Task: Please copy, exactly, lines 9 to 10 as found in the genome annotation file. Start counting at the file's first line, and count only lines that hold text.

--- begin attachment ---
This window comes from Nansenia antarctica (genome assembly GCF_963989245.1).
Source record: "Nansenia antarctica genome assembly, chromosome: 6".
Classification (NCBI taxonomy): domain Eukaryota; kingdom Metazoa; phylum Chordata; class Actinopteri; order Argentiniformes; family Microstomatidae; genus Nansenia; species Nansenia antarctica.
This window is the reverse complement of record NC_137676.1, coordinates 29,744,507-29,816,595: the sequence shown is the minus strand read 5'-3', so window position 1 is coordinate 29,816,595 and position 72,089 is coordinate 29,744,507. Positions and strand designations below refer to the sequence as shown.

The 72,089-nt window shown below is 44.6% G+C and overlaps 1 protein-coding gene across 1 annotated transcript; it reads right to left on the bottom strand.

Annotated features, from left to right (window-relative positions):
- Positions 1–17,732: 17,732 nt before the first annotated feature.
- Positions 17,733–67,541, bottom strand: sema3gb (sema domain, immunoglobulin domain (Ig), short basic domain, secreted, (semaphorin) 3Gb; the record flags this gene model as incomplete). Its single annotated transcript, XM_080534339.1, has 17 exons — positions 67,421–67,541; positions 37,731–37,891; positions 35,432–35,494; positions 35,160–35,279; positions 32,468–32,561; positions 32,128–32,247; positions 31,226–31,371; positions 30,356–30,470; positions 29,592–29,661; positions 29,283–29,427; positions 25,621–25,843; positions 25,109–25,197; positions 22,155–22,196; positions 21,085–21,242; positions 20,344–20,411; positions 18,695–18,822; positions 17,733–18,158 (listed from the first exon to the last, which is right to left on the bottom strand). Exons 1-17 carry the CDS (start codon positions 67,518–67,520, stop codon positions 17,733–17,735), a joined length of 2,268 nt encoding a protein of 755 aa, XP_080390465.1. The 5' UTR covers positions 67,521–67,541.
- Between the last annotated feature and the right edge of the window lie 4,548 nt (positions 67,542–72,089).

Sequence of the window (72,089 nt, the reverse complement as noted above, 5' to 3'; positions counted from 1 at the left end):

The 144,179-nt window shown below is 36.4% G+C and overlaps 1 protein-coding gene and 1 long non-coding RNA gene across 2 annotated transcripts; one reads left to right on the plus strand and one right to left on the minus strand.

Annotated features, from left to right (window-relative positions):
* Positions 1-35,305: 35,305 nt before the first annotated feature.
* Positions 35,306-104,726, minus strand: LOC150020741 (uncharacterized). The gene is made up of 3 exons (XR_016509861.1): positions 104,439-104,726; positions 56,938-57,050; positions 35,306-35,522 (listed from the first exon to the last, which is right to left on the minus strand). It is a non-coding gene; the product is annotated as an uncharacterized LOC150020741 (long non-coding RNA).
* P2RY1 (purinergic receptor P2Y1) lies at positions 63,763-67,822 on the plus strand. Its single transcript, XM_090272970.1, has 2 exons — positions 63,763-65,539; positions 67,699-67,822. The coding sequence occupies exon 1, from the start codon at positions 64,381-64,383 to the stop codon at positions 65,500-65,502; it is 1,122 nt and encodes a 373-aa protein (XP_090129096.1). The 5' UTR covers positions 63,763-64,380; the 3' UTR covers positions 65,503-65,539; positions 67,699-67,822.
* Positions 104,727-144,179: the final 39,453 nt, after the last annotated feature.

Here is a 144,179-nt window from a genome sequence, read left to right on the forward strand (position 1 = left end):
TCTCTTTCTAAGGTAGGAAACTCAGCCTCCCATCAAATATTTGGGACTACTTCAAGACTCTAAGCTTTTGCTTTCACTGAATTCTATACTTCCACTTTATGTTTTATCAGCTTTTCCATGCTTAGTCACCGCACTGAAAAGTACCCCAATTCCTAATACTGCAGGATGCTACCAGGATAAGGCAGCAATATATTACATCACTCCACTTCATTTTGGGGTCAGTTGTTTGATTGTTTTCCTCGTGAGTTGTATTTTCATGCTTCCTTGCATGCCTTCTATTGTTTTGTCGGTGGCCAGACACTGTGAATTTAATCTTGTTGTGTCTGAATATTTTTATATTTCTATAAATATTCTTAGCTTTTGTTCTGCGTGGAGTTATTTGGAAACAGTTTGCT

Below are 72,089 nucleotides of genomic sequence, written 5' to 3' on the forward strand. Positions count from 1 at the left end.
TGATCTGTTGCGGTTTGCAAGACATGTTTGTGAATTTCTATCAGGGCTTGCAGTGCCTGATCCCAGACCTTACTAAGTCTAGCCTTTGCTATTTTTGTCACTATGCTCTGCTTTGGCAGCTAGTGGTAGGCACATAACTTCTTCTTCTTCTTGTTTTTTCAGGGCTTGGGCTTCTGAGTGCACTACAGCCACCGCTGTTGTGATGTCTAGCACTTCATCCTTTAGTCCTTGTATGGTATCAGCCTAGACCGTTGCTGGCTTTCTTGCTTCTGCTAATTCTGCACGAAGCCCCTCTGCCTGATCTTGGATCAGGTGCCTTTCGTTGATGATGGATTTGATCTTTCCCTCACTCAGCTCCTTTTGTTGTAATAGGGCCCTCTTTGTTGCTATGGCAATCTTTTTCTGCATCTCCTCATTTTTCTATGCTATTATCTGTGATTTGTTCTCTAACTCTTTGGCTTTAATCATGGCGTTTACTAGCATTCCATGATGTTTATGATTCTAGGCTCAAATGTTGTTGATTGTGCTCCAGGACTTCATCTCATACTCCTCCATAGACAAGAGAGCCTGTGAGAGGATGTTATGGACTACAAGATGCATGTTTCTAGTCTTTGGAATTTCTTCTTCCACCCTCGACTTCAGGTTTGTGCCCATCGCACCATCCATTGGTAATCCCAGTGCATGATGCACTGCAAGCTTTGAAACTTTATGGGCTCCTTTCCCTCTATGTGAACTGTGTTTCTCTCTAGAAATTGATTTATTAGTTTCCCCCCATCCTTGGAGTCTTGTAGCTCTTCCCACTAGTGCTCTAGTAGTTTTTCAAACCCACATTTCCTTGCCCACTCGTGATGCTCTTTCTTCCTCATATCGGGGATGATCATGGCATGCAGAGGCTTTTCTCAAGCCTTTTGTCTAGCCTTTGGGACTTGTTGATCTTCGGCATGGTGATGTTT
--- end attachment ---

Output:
- Between the last annotated feature and the right edge of the window lie 4,548 nt (positions 67,542–72,089).

Sequence of the window (72,089 nt, the reverse complement as noted above, 5' to 3'; positions counted from 1 at the left end):